APRM official underscores media role in governance

Addis Ababa, Ethiopia (PANA) - As some member countries of the African Peer Review Mechanism (APRM) get ready to embark on the second generation assessment, the chair of the peer review panel, Prof. Mohamed-Seghir Babes, has challenged the continent's media to step up their reporting on the peoples' perceptions of good and bad governance.

"In every assessment mission we have a special place for the media. They are the ones who report the best on what the people consider as bad governance. Journalists are our major partners," Babes said Monday at a meeting with members of the press on the sidelines of
the 16th ordinary session of the Assembly of the African Union underway here.

Fourteen of the 29 APRM member countries have completed their review process on various thematic areas, including democracy and political governance, economic governance and management, corporate governance, and socio-economic development.

The APR Forum recommends measures to improve wherever there are shortcomings and requires every assessed country to report back within a year about its action plan with regard to the assessment.

"It is a decision of the panel that we open up to the press and get feedback from journalists. We want the media that are free and responsible in their reporting, but also respect others. This is an area we consider to be universal and absolutely necessary," said Prof. Babes, who
took over the forum chair in July 2010.

Emphasizing freedom of expression and freedom of the press as fundamental principles of good governance, he said African governments should heed the values of transparency in all areas of governance.

"We need to be transparent and the more transparent we are the better. We should exercise leadership collectively to ensure that in all countries there is freedom of expression and freedom of the press," said Babes, noting that the APRM is a unique initiative undertaken by African leaders and no similar system existed anywhere in the world.

"This explains why countries of the G20 attach great attention to what we are doing because it has a moral authority ... otherwise we would be just like any other bureaucracy," he said.

Though participation in the APRM is open to all 53 AU member states, only 29 had as of January 2011 acceded to the mechanism by signing its memorandum of understanding.

APRM members are Algeria, Angola, Benin, Burkina Faso, Cameroon, Djibouti, Egypt, Ethiopia, Gabon, Ghana, Kenya, Lesotho, Malawi, Mali, Mauritania, Mauritius, Mozambique and Nigeria.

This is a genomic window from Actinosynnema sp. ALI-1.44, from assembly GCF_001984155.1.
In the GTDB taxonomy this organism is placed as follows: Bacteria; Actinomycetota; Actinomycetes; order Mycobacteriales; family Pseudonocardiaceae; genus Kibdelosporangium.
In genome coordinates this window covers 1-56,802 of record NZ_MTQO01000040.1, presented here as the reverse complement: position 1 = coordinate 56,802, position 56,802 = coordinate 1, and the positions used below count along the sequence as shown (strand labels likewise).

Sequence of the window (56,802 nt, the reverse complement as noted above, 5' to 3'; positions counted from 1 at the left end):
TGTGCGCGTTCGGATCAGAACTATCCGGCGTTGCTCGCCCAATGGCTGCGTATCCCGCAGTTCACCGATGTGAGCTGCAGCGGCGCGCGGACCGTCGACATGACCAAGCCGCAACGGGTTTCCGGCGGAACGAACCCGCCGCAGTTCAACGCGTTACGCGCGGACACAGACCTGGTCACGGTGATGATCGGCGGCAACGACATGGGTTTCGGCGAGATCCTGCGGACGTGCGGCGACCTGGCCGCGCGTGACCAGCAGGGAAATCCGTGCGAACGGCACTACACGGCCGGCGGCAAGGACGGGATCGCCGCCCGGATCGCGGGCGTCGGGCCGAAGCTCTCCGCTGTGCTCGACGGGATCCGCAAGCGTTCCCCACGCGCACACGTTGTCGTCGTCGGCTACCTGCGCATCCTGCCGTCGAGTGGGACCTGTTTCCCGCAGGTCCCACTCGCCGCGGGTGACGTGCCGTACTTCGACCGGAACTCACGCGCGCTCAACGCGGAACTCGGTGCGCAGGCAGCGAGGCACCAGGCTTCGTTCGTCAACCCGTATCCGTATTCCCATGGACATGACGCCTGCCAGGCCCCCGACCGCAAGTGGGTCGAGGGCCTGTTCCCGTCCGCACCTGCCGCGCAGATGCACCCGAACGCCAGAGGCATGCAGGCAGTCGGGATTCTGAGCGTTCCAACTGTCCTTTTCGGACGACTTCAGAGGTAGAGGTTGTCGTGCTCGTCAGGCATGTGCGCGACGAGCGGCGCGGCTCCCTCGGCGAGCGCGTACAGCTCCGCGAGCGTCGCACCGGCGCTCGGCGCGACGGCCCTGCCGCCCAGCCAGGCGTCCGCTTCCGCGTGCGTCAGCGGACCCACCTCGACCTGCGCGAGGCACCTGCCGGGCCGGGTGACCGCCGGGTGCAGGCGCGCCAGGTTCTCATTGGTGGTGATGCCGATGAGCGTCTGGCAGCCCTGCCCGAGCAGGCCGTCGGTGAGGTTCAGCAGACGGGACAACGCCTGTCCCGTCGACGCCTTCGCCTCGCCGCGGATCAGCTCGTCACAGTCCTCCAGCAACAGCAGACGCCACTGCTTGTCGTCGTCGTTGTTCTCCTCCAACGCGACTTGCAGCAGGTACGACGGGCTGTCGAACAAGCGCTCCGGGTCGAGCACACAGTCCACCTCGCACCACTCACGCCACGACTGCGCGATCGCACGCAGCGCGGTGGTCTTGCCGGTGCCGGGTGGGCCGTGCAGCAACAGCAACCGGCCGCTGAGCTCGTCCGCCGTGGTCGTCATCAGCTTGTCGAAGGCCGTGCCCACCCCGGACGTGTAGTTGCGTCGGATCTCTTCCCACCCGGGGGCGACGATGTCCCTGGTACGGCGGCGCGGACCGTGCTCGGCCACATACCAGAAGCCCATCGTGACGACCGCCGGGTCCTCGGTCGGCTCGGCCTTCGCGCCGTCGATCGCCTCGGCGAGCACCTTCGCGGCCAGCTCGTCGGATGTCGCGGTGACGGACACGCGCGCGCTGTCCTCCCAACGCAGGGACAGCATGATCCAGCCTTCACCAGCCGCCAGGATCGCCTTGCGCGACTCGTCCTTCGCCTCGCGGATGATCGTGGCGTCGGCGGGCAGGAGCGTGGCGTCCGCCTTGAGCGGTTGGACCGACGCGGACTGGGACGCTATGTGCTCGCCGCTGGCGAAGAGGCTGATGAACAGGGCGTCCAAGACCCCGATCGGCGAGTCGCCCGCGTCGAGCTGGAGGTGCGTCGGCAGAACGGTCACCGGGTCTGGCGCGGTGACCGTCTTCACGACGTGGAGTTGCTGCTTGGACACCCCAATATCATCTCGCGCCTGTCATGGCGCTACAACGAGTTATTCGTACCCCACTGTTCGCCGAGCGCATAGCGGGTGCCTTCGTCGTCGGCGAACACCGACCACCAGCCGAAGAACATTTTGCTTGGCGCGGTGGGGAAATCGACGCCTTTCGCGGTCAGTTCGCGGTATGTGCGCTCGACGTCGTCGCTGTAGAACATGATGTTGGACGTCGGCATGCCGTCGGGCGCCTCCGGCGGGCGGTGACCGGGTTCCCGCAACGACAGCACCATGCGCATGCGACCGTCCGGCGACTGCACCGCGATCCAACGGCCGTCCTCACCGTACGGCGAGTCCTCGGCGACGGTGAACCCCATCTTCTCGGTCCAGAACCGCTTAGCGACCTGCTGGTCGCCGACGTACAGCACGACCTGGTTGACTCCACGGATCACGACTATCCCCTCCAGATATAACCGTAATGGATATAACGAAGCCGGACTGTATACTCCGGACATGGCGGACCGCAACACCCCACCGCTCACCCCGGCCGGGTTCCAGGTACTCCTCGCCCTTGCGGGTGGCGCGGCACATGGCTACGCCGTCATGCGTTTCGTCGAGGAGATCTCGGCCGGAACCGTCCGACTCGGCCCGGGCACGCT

Others are DR Congo, Rwanda, Sao Tome & Principe, Senegal, Sierra Leone, South Africa, Sudan, Tanzania, Togo, Uganda and Zambia.

Since the launch of the mechanism 10 years ago, the APR Forum has completed review processes of Ghana, Rwanda, Kenya, South Africa, Algeria, Benin, Uganda, Nigeria, Burkina Faso, Mali, Mozambique, Lesotho, Mauritius and lately Ethiopia.

"We are increasing the pace at which we work, but this is also a learning exercise of self-assessment. All these stakeholders have to put in place some kind of structure for capacity building so that we can collectively own this activity. If all will take part, it makes this exercise stimulating," Babes explained.

According to Babes, Ghana and Kenya were about to launch a second-generation assessment and the APR Forum was looking at what progress these countries have made and ascertain if they were meeting the requirements for the next stage in respect of professional ethics.

On Ethiopia, whose review report was considered 29 January 2011 at the 14th Forum of heads of state and government in Addis Ababa, Babes said the country was a "special case" with regard to its history that centred on permanent sovereignty in all decisions it had taken for centuries.

He said Ethiopia, unlike other African countries that suffered colonialism and slave trade, had similar historical conditions under which it evolved with such countries as France, Germany and Italy.

While the stigma of slave trade and colonialism remain in other African countries, he said that Ethiopia moved from a feudal system, turned into a Marxist-Leninist state and now it has progressed to a new governance. "These are the things we keep in mind during review missions," said Babes.

"We have got a specific context in which we link African countries to universal fundamental rights. Heads of state have to consider cross-cutting issues such as elections, corporate governance, management of natural resources and economic management. Their views might not be the same but aim at giving a reviewed country the mirror of its action plan," he elaborated.

As the rest of the world expects Africa to play its role in global affairs, Babes said the APRM would facilitate the management of systems that seek to promote development of the people and enable Africa to catch up with other regions.
-0- PANA AR/SEG 31Jan2011


31 january 2011 12:31:26




xhtml CSS